News | Published August 03 2019

Bank of England cuts growth forecast

The Bank of England has cut its growth forecast for the UK economy over the next two years.

Originally predicting that the UK economy would grow by 1.5 per cent this year, this figure has now been reduced to 1.3 per cent.

Similarly, the Bank’s forecast for growth in 2020 has also been reduced, dropping from 1.6 per cent to 1.3 per cent.

Interest rates were unchanged at 0.75 per cent because of weaker global growth and the ongoing trade tensions between China and the US.

However, these forecasts are liable to further change. This set of predictions was made based on the assumption that the UK leaves the EU with a deal; if the UK left with no deal, it is suggested that growth could be much slower.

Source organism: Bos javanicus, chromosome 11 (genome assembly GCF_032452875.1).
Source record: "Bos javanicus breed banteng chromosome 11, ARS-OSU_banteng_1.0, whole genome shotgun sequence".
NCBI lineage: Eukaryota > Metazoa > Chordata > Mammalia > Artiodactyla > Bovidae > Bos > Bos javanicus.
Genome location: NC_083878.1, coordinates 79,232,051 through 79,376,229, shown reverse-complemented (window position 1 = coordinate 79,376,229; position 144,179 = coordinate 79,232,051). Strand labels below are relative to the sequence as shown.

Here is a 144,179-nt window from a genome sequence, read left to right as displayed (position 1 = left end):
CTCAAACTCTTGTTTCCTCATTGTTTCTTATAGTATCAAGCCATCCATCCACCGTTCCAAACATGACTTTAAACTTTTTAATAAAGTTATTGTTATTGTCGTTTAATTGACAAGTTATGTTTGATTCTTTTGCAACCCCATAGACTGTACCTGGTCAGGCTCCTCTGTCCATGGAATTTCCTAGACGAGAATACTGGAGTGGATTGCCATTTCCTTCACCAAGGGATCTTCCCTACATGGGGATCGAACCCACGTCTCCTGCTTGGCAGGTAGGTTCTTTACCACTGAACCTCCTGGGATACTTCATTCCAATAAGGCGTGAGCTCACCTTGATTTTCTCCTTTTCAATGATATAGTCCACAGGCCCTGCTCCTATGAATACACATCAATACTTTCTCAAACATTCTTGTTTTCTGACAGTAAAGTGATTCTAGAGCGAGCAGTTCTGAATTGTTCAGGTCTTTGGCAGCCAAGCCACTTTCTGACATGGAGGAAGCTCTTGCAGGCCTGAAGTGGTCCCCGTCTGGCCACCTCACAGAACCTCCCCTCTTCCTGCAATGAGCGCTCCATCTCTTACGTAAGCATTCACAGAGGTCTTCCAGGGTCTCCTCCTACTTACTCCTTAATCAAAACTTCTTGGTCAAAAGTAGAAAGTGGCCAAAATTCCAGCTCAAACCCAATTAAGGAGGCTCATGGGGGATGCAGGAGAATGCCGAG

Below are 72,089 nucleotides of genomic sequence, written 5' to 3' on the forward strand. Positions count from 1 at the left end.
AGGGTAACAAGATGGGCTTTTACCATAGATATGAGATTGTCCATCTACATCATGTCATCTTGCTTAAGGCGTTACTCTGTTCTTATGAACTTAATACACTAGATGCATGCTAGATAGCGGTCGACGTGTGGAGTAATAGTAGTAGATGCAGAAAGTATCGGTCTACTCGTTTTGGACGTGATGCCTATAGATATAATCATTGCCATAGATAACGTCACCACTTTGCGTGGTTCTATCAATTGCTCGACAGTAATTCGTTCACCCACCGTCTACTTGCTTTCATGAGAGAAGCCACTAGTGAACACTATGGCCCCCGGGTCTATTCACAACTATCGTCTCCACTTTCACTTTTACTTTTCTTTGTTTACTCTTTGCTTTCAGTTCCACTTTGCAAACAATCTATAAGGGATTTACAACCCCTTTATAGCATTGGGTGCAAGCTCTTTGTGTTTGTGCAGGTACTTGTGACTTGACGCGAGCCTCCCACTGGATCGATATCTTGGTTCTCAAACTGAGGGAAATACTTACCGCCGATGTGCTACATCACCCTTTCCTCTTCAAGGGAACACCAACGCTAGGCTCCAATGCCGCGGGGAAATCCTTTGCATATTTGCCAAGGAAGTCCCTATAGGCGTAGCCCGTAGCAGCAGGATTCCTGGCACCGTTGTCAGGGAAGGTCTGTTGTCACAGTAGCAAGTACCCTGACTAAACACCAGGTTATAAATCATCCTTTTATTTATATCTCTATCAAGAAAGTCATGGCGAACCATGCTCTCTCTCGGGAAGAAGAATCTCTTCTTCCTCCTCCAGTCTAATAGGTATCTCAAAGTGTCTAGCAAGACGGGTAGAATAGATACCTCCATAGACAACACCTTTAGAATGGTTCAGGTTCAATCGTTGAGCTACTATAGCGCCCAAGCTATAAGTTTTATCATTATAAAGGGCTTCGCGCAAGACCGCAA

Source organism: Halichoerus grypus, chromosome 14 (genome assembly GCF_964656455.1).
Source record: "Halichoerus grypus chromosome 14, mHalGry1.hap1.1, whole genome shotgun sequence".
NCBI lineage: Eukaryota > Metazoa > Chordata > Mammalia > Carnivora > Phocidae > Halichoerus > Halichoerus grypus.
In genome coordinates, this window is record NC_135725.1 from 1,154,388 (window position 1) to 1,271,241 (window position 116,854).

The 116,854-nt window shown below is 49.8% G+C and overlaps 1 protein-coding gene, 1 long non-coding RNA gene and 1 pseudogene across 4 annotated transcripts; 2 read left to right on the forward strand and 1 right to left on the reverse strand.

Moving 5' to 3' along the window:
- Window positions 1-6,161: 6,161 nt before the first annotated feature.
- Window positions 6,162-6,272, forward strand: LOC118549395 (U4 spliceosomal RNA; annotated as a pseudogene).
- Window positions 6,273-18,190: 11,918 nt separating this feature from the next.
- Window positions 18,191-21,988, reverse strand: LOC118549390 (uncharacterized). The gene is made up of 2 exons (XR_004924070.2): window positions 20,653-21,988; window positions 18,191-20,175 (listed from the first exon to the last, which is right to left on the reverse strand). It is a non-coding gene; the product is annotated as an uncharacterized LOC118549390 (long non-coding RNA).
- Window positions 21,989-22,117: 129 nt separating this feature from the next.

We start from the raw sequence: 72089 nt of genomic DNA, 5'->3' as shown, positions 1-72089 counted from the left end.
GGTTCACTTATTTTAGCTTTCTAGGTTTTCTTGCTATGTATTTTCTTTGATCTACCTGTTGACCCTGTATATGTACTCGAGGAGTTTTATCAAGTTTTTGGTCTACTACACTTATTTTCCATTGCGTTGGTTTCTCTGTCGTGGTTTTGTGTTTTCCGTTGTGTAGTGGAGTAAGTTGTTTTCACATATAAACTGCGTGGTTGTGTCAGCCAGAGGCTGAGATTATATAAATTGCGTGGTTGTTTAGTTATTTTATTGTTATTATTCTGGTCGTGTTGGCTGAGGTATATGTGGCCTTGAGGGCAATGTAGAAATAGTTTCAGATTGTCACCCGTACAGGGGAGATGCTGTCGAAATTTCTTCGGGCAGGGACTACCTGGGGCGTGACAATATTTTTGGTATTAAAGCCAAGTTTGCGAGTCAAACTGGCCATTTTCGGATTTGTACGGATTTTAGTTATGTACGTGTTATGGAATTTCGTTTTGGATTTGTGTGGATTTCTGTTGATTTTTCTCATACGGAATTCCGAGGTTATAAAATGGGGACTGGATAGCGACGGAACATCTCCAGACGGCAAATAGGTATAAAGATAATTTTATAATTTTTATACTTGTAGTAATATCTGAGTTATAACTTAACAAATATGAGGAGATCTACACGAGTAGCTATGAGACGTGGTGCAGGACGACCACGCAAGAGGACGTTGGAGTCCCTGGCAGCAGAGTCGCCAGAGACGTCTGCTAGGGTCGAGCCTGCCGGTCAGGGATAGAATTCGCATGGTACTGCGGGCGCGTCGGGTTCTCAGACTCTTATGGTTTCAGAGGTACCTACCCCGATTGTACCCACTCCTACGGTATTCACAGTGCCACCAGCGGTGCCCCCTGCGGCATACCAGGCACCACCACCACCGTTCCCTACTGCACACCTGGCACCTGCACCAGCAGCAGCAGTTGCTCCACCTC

Mark Carney, the governor, said: “In the event of a no-deal, no transition Brexit, sterling would likely fall, the risk premiums on UK assets would rise and volatility would spike higher.”

He also argued that uncertainty over Britain’s exit from the EU was affecting economic growth and the financial markets.

The quarterly Inflation Report, released by the bank’s Monetary Policy Committee, said there was a one-in-three chance that the economy will shrink at the beginning of next year.

It also said there had been a “material and broad-based slowdown” in world growth since 2017.

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Authored by

George Salmon
Political Editor
August 03 2019

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